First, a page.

The Oxford-Holloway team calls this method "main street bias." They add:
Main street bias inflates casualty rates since conflict events such as car bombs, drive-by shootings, artillery strikes on insurgent positions, and marketplace explosions gravitate toward the same neighborhood types that the [Lancet] researchers surveyed. …
In short, the closer you are to a main road, the more likely you are to die in violent activity. So if researchers only count people living close to a main road, then it comes as no surprise they will over-count the dead.
Whether or not the Hopkins researchers were aware of this flaw, or its importance, is unclear. An exchange of e-mails with Gilbert Burnham, the study's chief researcher, raises some disturbing questions about this matter. (Click
It's understandable why the surveyors limited their work to the main roads; they were in strange and dangerous places. But that doesn't negate the Oxford-Holloway team's point. By this measure alone, the Lancet study is not a random survey. In statistically proper random surveys, each household has the same probability of being chosen. Yet in the Lancet survey, if a household wasn't on or near a main road, it had zero chance of being chosen. And "cluster samples" cannot be seen as representative of the entire population unless they are chosen randomly.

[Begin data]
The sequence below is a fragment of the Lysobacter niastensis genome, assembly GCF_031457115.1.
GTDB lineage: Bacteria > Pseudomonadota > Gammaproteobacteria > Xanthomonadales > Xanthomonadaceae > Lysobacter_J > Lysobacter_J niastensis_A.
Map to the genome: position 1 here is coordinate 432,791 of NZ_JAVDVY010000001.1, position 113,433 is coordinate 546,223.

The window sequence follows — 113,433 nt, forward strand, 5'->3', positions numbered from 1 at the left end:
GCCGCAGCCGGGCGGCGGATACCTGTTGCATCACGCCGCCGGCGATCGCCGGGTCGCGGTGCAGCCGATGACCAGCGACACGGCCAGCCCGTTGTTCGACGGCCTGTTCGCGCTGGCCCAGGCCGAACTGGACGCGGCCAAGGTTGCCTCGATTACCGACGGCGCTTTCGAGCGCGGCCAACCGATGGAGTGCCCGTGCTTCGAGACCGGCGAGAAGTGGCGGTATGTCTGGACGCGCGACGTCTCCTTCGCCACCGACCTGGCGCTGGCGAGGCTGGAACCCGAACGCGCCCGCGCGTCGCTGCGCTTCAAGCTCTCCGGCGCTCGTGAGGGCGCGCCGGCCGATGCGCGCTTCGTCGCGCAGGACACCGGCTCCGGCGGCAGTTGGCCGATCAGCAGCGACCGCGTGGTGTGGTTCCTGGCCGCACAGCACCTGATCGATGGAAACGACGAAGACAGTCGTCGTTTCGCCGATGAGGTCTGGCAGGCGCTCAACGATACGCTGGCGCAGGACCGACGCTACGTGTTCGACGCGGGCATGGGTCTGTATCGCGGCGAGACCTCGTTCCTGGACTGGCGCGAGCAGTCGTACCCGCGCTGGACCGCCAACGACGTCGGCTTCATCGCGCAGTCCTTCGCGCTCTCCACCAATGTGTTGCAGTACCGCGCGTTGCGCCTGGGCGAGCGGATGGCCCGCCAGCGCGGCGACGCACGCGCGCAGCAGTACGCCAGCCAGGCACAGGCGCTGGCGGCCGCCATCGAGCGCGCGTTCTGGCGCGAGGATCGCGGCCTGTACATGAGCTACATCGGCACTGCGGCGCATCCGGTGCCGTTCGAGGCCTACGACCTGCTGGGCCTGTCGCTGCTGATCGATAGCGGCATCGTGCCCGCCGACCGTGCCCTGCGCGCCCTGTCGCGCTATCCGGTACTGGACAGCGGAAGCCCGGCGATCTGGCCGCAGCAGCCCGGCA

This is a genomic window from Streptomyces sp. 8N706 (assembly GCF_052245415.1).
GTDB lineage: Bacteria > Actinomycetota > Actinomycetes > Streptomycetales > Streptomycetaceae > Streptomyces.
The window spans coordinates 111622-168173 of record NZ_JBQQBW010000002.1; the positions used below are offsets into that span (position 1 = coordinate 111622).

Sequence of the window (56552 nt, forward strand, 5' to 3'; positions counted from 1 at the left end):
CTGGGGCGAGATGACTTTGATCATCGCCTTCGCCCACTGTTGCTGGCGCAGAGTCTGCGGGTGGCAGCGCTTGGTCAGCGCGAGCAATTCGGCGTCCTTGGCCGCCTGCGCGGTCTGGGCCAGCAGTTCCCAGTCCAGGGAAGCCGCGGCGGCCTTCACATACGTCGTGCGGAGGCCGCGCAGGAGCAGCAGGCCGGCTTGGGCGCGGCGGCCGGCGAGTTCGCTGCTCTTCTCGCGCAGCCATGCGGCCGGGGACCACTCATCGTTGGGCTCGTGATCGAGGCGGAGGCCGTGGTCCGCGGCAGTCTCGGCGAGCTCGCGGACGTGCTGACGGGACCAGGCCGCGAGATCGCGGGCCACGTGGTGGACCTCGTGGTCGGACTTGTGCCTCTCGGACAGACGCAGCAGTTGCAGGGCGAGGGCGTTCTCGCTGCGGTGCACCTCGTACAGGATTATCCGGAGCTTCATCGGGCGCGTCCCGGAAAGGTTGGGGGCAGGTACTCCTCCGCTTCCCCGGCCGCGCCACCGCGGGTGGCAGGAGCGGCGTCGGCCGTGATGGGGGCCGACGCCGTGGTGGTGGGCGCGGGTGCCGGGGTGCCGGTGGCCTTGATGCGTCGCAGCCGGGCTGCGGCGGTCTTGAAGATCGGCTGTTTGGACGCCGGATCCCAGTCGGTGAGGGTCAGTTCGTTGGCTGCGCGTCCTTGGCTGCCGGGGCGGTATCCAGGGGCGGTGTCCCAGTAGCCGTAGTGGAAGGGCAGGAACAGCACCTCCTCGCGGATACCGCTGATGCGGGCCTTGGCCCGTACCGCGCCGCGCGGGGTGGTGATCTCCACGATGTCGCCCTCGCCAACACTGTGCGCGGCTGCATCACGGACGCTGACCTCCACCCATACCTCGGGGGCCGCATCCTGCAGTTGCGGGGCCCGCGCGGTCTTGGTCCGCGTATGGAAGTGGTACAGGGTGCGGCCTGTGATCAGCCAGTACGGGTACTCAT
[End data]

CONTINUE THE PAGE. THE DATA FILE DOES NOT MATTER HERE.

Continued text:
The Iraq war is a catastrophe in political, military, and—not least—human terms. How much so may be unfathomable as long as the streets of Iraq are still dangerous. In any event, it's a question that the Lancet study doesn't really answer.
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